Synthetic Identity Theft combines real Personally Identifiable Information (PII – usually stolen) and fake information to fabricate a new identity, which is used to open fraudulent accounts and make fraudulent purchases.
Over the last few years, Synthetic Identity Theft also known as Synthetic Identity Fraud has taken off. As the world becomes increasingly digital, so do the criminals. Once considered a complex and expensive crime to commit, synthetic ID fraud cost U.S. banks $1.8 billion in 2020 and is on track to cost banks $2.4 billion by 2023. Meanwhile, the U.S. Federal Reserve Bank of Boston attributed 20% of financial institution (FI) credit losses to synthetic identity fraud as recently as 2016.
Mitigation has largely fallen on the financial institutions where the crime occurs. But there are very good reasons why consumers should play offense — and financial institutions should be their top supporters.
What are Synthetic Identities?
Simply put, “synthetic identities” are identities that do not correspond in their entirety to any real person. However, they may well contain pieces and parts of personal information that belong to real people. This is a large part of why consumers haven’t been actively engaged on the issue – if it is not a real identity, how can there be any real victims? Unfortunately, as we’ll cover later, the consequences of these “fake” identities are very real.
Digitization transformed the Banking experience – and Fraud, too
Ten years ago, synthetic identity theft was time-consuming, risky, and rarely committed in person. Committing this type of crime in the real world meant a fraudster would need forged identity documentation. If that documentation didn’t pass muster, they could be arrested on the spot, or at the very least, need to restart the major effort of obtaining another forgery and building a new false identity.
It’s very different now that applying for financial products online has become the norm. Criminals can take personally identifiable information (PII) stolen in any number of data breaches and combine it with a fictitious name, a random address or date of birth, and other elements that they like. This can be replicated hundreds of times in a day for little time or money. It’s a far cry from just a few years past.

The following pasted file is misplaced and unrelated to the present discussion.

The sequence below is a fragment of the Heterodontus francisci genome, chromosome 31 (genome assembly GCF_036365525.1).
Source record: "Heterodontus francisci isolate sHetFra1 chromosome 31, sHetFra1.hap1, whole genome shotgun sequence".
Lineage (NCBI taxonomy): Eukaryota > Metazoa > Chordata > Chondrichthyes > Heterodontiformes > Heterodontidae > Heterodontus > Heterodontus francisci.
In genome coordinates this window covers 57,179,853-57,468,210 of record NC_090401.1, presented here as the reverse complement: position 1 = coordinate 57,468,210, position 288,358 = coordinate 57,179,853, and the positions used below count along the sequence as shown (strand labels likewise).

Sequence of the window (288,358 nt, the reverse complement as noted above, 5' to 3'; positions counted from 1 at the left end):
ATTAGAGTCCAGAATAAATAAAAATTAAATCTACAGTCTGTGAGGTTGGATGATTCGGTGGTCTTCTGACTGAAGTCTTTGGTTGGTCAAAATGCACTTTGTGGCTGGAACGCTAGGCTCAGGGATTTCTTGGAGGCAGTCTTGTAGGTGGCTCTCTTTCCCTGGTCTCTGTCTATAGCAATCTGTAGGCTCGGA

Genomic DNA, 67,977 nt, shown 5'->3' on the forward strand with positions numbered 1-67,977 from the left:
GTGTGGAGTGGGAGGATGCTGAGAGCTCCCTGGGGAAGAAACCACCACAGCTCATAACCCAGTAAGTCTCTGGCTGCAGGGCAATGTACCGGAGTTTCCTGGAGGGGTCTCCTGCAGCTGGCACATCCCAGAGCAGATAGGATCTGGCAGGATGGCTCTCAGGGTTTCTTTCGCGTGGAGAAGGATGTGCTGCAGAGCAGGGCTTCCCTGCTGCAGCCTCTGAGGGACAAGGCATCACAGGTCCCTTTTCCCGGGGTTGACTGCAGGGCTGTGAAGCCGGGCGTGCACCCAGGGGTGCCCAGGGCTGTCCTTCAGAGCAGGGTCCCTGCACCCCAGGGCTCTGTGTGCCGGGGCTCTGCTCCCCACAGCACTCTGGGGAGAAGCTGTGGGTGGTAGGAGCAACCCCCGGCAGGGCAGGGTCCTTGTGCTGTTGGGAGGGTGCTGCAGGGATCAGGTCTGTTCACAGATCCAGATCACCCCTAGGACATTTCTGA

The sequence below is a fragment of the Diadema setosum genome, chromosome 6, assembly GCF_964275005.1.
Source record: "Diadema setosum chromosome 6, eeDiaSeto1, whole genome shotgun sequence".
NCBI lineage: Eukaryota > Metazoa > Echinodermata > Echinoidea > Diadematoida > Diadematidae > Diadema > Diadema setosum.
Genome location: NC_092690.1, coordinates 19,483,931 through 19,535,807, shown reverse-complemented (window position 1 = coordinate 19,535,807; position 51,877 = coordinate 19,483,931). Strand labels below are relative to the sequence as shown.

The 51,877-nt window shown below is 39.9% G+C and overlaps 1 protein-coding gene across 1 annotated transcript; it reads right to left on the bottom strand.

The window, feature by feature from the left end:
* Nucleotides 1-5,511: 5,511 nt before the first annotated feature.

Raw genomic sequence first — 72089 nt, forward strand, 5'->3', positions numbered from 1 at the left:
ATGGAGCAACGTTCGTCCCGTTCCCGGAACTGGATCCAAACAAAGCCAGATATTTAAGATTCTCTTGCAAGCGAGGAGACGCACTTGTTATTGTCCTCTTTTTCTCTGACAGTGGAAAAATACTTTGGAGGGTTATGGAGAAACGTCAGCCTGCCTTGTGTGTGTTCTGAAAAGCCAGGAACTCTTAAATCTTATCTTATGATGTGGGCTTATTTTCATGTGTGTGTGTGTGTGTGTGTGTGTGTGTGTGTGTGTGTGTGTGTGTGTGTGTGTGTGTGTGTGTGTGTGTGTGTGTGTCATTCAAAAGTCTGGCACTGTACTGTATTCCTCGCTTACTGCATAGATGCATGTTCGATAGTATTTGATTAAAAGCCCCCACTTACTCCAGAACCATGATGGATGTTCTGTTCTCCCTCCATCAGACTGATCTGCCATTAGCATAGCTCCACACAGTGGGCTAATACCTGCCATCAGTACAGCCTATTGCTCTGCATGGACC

3 Major Synthetic Identity threats to families & individuals
Synthetic identity theft is rising at an alarming speed, and it’s causing actual damage to individuals and families:
- It puts kids’ financial futures at risk. The SSNs of children are among the most highly valued elements in many synthetic identities — preferred because a child’s credit report is almost always a blank slate.
- Synthetic identities can adversely affect consumers’ credit. Criminals can make victims out of consumers by coopting elements of their PII to build a synthetic identity, such as their SSNs. As the fake identity is used to obtain new accounts, that activity can end up on the legitimate consumer’s credit report – especially if they have little to no past credit history. Having alternate personal information (name, address, employer, etc.) appended to a credit report can cause problems for the legitimate consumer when they attempt to obtain credit in the future. It presents a confusing and inaccurate picture of activity and risk level. Even worse, the negative credit activity will quickly manifest as fraudulently obtained accounts start to go unpaid. At this point, restoring one’s credit report and trying to untangle the confusing mix of identities presents a painstaking, time-consuming nightmare for most consumers.
- Credit repair services might be making fraudsters out of customers. Finally, shady credit repair services are encouraging them to use a Credit Privacy Number (CPN) in place of their SSN when applying for new accounts. Even if their own credit history leaves something to be desired, consumers that use CPNs to obtain credit are themselves committing fraud in the process!
At the end of the day, vigilance is one of the most important ways to keep synthetic identity fraud at bay. Financial institutions support this by offering access to credit reports and account activity alerts – but these measures raise red flags after fraud has already happened. It’s possible today to take a more proactive approach.
Financial institutions can be an important partner in proactively monitoring consumers’ sensitive PII, alerting them when it’s been compromised, and clearly identifying what mitigation steps should be taken. When a fraudster uses a synthetic identity, it creates victims of financial institutions and consumers – and it is in the real interest of both to work together and stop it.